Today’s feelings are muted. 2014 was fine — it was full of a number of personal victories, but still it feels like sort of a throwaway year. Perhaps that will change with time. I did, after all, start this past year feeling just about as low as a person can get. As I wrote last New Year’s, I was completely unsettled, floundering in my work and my life, feeling like everything was basically the worst. I didn’t like myself and had trouble showing those around me that I loved them. In 2014 I got back to equilibrium, which (in light of how I ended 2013) is itself a pretty big victory.

Instead of making resolutions, I make big declarations. 2010 was The Year of the Alex, 2011 was The Year of Good Decisions, 2012 was The Year of Good Work, 2013 was The Year of Getting Right (ha!), 2014 was The Year of Good Returns. I think that title for this past year was pretty accurate.

There was a point, in mid-April, when I was getting pretty down about my attempts to get out of restaurants and back into my career*. I wanted to move from online publishing to doing digital things in traditional book publishing. I was applying for jobs, never hearing anything back, and I felt awful. But an opportunity arose that, through much effort and difficulty, could lead to something good. When faced with the option of re-enrolling in community college to take an internship, which would require me to work seven days a week (commuting into the city for two of them), I found myself in the parking lot of Napa Valley College saying unto myself: “Just do the damn thing.” I did the damn thing, got the internship, got a job, kept working seven days a week across two jobs, moved to Walnut Creek, got myself down to just six days a week in two jobs, and am truly moving forward. Lots of work, but good returns.

Here, an inexhaustive (and non-chronological) list of my victories from the past year. I did these damn things:

  • Ran my first half-marathon in Oakland in March
  • Ran my second and third half-marathons in San Francisco and Walnut Creek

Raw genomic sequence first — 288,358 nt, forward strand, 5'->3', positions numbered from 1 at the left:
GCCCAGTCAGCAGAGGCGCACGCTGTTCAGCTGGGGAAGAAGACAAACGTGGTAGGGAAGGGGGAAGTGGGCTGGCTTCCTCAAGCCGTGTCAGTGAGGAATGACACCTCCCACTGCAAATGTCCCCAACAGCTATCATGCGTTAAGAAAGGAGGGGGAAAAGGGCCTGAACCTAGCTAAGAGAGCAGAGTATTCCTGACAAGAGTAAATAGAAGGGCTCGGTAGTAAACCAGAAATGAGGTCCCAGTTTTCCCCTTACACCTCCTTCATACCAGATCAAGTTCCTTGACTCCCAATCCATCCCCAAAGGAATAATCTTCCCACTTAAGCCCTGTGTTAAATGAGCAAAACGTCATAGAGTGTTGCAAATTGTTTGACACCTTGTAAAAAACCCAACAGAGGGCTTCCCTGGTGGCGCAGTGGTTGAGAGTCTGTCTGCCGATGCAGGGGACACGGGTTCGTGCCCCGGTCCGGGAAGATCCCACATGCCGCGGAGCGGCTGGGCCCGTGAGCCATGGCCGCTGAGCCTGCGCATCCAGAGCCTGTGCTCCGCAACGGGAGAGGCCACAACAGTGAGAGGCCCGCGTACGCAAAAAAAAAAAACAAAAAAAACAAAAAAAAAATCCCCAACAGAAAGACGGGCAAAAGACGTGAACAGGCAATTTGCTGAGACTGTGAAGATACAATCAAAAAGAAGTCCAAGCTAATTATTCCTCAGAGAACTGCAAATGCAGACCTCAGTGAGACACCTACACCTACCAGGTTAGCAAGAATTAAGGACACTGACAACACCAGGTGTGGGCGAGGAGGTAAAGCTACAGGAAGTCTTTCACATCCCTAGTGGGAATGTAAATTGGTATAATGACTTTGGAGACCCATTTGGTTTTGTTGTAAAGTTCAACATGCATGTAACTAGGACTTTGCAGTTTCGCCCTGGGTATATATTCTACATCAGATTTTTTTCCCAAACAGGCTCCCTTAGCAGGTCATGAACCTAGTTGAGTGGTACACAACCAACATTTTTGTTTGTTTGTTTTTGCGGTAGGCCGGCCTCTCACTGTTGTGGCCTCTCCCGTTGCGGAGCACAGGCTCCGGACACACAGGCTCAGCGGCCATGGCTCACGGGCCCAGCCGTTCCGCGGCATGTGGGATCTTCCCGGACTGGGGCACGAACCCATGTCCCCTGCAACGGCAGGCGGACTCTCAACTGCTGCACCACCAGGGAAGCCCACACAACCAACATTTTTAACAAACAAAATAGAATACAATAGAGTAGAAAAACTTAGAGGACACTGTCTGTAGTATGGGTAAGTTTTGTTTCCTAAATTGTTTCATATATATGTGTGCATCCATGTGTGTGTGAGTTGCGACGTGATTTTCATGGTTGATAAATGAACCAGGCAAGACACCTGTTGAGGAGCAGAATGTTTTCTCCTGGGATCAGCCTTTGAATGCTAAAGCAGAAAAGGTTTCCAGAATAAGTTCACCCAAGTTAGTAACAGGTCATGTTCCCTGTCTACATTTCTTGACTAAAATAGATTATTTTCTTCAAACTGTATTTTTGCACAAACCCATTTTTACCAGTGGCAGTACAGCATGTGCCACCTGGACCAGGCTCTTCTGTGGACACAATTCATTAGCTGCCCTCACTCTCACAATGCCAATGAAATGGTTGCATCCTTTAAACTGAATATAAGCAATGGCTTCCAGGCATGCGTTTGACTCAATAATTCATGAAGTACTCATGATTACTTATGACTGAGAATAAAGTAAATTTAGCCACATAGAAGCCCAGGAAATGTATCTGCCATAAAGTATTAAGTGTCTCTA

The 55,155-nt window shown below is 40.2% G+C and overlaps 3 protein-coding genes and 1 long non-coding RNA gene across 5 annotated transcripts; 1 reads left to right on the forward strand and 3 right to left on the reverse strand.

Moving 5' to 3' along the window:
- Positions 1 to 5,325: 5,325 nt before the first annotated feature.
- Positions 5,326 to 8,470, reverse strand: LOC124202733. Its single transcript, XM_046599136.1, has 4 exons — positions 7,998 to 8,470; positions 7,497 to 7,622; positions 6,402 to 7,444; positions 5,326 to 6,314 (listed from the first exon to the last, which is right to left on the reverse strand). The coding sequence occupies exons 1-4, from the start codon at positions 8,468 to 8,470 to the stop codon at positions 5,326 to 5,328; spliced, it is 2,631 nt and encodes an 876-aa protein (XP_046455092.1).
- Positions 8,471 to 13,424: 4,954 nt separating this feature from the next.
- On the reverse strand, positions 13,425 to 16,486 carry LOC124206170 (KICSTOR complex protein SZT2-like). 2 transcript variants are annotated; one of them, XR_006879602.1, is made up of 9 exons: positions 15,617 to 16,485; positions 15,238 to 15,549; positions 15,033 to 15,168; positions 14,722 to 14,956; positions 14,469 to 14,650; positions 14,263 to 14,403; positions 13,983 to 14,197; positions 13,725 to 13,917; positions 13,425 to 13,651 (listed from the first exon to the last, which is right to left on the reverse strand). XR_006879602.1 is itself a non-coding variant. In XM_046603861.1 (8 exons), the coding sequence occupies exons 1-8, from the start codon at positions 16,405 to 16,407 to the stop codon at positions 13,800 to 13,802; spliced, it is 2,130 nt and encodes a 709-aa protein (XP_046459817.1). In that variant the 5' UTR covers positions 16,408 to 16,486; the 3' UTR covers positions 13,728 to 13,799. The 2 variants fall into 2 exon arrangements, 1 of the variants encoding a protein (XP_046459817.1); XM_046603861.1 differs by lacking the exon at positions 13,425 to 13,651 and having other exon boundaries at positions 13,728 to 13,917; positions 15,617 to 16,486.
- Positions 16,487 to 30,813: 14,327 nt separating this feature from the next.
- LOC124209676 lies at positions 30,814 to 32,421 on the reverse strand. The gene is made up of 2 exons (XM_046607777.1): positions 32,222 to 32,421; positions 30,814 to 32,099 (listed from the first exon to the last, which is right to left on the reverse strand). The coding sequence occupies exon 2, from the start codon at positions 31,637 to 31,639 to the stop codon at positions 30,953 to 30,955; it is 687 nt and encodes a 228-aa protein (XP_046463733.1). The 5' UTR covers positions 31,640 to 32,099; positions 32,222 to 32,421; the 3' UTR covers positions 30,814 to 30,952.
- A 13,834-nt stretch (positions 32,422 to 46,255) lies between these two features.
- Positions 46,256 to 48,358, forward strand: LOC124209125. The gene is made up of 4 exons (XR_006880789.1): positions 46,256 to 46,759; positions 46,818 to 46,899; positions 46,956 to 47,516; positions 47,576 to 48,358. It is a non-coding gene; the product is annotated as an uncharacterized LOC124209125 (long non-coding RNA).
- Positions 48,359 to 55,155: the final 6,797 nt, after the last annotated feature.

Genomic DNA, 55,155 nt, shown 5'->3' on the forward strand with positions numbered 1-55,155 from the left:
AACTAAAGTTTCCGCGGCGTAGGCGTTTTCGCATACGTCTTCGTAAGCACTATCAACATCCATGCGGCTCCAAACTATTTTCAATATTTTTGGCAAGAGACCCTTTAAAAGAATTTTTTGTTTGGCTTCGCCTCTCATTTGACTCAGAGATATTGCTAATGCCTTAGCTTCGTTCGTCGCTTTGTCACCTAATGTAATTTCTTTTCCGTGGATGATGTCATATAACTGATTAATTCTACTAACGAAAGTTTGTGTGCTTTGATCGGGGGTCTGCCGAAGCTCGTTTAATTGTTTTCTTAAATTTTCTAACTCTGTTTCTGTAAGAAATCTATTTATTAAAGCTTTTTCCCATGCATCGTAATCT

• Ran my first full marathon in my hometown of Baltimore, coming in 73rd place overall
  • Saw my family in Baltimore twice this fall, both helping satisfy (but also feeding) my growing homesickness
  • Started a new job back on my career track, at a fun little office doing and learning interesting things
  • Started a new restaurant job at a restaurant that, for the first time in a very, very long time, I truly enjoy
  • Moved back into our own apartment after a year with the fiancee’s parents

This next year will be huge, too. I’m getting married in June, and that large event — and the smaller events associated with the big one — will define this coming year in a very real (and very great!) way. But somehow I have this feeling that by the end of this year, I won’t be in all that different of a place. I’ll be married, sure (yay!), but I plan on still being in both of my current jobs — hopefully being more successful in both, but still there — and in my current apartment. But that stability, that unrelenting forward momentum pushing ever slowly and consistently like a tugboat pushing a barge upriver, is its own victory. I’ve never had stability in my adult life. I crave it, and having it will contribute to further growth, further victories, and future adventures.

This, then, is the Year of Stability. It’s the year of moving forward with maturity and consistency and dedication. It’s the year of chugging along like a tugboat.

*Funny. I just re-read last year’s essay and my pessimism about getting out of restaurants is so apparent. I didn’t get out of restaurant work, but I got back into my career, and that’s a victory.